Thanks to Clarissa Akyroyd for pointing me toward this article from Cordite Poetry Review. It’s a little on the long side, but very good, so definitely check it out if you have the time. In case you don’t, the article deals mainly with the presentation of translated poetry in academia and the biases that prevent critics and academics from taking it seriously. The author, Johannes Göransson, describes academics as having a sort of idealized vision of what a poem should be, one that, to them, precludes the poem’s truly existing in other languages. This mindset, he says, arises from two concerns: first, that of “faithfulness” to the original text, and second, that students and younger poets will lack the necessary background knowledge to understand translated poems in their proper social and historical context.
Of course, there’s no denying that a poem’s form is often significantly changed in the process of translation. (For an idea of how much a poem can change between two languages, read this article by Ann Kjellberg on Joseph Brodsky and the features of the Russian language that make Russian poets so hard to translate.) There will always be rhymes discarded, rhythms flattened, and wordplay that is lost. True, a valiant translator can find ways to preserve the music of the original in another language, but then often the literal meaning is changed. There isn’t really anything that can completely take the place of the original. But does this mean that we have nothing to gain from translations? I don’t think so, for reasons I will explain in a moment.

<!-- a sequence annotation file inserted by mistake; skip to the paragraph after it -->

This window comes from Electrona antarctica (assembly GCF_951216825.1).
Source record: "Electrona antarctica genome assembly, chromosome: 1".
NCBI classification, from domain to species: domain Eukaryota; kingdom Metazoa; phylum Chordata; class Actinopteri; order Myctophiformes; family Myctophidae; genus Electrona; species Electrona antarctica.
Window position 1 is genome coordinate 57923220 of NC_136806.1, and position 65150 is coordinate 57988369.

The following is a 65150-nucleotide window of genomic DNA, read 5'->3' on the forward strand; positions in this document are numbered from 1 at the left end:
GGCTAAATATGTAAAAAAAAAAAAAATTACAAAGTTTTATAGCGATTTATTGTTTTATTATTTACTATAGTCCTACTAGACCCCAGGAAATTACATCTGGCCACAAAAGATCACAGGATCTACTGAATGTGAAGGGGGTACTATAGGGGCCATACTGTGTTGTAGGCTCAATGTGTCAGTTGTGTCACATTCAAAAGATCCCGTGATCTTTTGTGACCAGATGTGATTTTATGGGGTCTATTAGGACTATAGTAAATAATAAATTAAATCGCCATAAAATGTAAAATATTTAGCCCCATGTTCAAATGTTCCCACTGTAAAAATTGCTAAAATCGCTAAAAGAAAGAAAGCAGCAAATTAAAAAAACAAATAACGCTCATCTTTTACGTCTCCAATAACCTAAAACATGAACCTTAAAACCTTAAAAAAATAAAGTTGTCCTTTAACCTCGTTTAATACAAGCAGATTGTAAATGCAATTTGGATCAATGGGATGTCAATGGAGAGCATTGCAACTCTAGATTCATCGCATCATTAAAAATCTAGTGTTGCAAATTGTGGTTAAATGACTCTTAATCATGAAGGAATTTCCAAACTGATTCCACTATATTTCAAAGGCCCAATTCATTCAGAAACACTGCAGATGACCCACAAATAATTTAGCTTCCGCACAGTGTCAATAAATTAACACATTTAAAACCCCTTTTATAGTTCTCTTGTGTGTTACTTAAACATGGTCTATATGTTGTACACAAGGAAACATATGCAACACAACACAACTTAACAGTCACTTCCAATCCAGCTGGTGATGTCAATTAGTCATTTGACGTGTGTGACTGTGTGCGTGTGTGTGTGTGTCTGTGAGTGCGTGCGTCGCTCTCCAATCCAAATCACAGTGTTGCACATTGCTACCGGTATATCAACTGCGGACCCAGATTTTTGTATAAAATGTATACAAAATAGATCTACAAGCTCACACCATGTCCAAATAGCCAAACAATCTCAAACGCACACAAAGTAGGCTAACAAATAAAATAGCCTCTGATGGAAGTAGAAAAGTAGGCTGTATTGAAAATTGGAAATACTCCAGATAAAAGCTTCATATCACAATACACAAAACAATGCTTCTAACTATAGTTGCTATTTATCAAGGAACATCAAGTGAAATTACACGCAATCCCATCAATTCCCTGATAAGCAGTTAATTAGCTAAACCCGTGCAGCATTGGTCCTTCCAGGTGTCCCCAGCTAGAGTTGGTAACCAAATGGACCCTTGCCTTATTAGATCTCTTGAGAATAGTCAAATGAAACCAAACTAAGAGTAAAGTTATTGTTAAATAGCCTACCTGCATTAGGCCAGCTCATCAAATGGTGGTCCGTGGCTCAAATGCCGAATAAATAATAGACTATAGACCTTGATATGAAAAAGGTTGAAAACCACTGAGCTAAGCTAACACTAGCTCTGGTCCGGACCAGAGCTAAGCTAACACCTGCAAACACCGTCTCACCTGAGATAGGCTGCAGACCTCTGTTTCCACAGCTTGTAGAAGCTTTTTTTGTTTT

It’s also true that cultural difference adds another layer of complexity to foreign poetry. Even after the words themselves have been translated, you might still be left with cultural and historical references that lose their significance once they leave their own borders. Even trickier from some readers is trying to get inside the head of a poet whose upbringing, worldview, and system of values may be very different from their own.
In a way, though, that’s the point: we read poetry for many reasons, but one of the most important is so that it can broaden the horizons of our minds, instead of couching us in what is already safe and familiar. There’s “too much world”1 for us to take it all in by ourselves: we need other points of view, as many as we can get, if we want to form a fuller picture of ourselves and of existence. Reading translated poetry gives you that, while also giving you a glimpse into what is common between all people. It sets a people apart while also illuminating the things that transcend culture, creed, ethnicity, race, and time.
It confuses and slightly alarms me that the prejudice against translated poetry would be so strong in academia. More than ever, academics claim to be concerned with diversity, so it’s strange that, when it comes to non-English poetry, some of them will actively discourage diversity. Context and respect for other cultures are important, and as readers, we should want to increase our understanding of the world by learning (even if it’s only a little bit) about the cultures and time periods whose literature we read. But the concern about “improper influence,” as the article calls it, shouldn’t be allowed to suppress the poetry it claims to protect. Otherwise, we say to the rest of the world that only people who are like us have anything worthwhile to say to us. We deny the coherence of human nature in favor of a linguistic tribalism.
1 From “The Separate Notebooks” by Czesław Miłosz, translated by Renata Gorczynski and Robert Hass, Selected Poems: 1931 – 2004 by Czesław Miłosz published by HarperCollins, 2006.